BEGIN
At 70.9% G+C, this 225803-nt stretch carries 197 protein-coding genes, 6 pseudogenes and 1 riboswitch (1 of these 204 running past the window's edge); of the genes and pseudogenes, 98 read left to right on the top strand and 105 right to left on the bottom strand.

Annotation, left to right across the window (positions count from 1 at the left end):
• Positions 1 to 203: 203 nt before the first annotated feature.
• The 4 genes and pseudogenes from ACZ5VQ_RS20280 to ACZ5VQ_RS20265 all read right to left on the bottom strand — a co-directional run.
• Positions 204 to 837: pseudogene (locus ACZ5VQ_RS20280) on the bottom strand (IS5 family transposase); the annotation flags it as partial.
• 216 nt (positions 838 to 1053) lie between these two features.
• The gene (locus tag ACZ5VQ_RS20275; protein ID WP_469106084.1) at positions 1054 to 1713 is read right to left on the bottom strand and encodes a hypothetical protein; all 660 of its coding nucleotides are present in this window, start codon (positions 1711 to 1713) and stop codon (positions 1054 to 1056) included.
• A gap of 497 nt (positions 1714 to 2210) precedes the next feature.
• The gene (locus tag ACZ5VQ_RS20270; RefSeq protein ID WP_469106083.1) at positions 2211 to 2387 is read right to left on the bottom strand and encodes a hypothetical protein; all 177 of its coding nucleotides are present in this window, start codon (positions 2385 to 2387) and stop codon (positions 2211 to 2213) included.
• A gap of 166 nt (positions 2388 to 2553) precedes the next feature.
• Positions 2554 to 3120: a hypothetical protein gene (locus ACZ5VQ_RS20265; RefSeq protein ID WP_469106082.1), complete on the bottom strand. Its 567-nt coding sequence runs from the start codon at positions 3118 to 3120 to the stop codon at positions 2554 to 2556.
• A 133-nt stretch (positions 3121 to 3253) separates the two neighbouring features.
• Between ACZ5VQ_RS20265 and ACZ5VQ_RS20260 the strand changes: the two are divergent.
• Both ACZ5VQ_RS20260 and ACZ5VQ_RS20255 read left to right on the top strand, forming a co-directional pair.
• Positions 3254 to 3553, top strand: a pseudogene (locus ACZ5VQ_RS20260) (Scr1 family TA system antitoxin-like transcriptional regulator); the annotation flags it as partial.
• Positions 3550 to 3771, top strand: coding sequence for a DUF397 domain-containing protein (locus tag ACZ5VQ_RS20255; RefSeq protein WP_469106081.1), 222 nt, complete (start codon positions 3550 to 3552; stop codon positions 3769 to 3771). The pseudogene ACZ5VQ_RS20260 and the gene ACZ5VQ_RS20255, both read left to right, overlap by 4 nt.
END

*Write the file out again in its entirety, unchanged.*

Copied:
At 70.9% G+C, this 225803-nt stretch carries 197 protein-coding genes, 6 pseudogenes and 1 riboswitch (1 of these 204 running past the window's edge); of the genes and pseudogenes, 98 read left to right on the top strand and 105 right to left on the bottom strand.

Annotation, left to right across the window (positions count from 1 at the left end):
• Positions 1 to 203: 203 nt before the first annotated feature.
• The 4 genes and pseudogenes from ACZ5VQ_RS20280 to ACZ5VQ_RS20265 all read right to left on the bottom strand — a co-directional run.
• Positions 204 to 837: pseudogene (locus ACZ5VQ_RS20280) on the bottom strand (IS5 family transposase); the annotation flags it as partial.
• 216 nt (positions 838 to 1053) lie between these two features.
• The gene (locus tag ACZ5VQ_RS20275; protein ID WP_469106084.1) at positions 1054 to 1713 is read right to left on the bottom strand and encodes a hypothetical protein; all 660 of its coding nucleotides are present in this window, start codon (positions 1711 to 1713) and stop codon (positions 1054 to 1056) included.
• A gap of 497 nt (positions 1714 to 2210) precedes the next feature.
• The gene (locus tag ACZ5VQ_RS20270; RefSeq protein ID WP_469106083.1) at positions 2211 to 2387 is read right to left on the bottom strand and encodes a hypothetical protein; all 177 of its coding nucleotides are present in this window, start codon (positions 2385 to 2387) and stop codon (positions 2211 to 2213) included.
• A gap of 166 nt (positions 2388 to 2553) precedes the next feature.
• Positions 2554 to 3120: a hypothetical protein gene (locus ACZ5VQ_RS20265; RefSeq protein ID WP_469106082.1), complete on the bottom strand. Its 567-nt coding sequence runs from the start codon at positions 3118 to 3120 to the stop codon at positions 2554 to 2556.
• A 133-nt stretch (positions 3121 to 3253) separates the two neighbouring features.
• Between ACZ5VQ_RS20265 and ACZ5VQ_RS20260 the strand changes: the two are divergent.
• Both ACZ5VQ_RS20260 and ACZ5VQ_RS20255 read left to right on the top strand, forming a co-directional pair.
• Positions 3254 to 3553, top strand: a pseudogene (locus ACZ5VQ_RS20260) (Scr1 family TA system antitoxin-like transcriptional regulator); the annotation flags it as partial.
• Positions 3550 to 3771, top strand: coding sequence for a DUF397 domain-containing protein (locus tag ACZ5VQ_RS20255; RefSeq protein WP_469106081.1), 222 nt, complete (start codon positions 3550 to 3552; stop codon positions 3769 to 3771). The pseudogene ACZ5VQ_RS20260 and the gene ACZ5VQ_RS20255, both read left to right, overlap by 4 nt.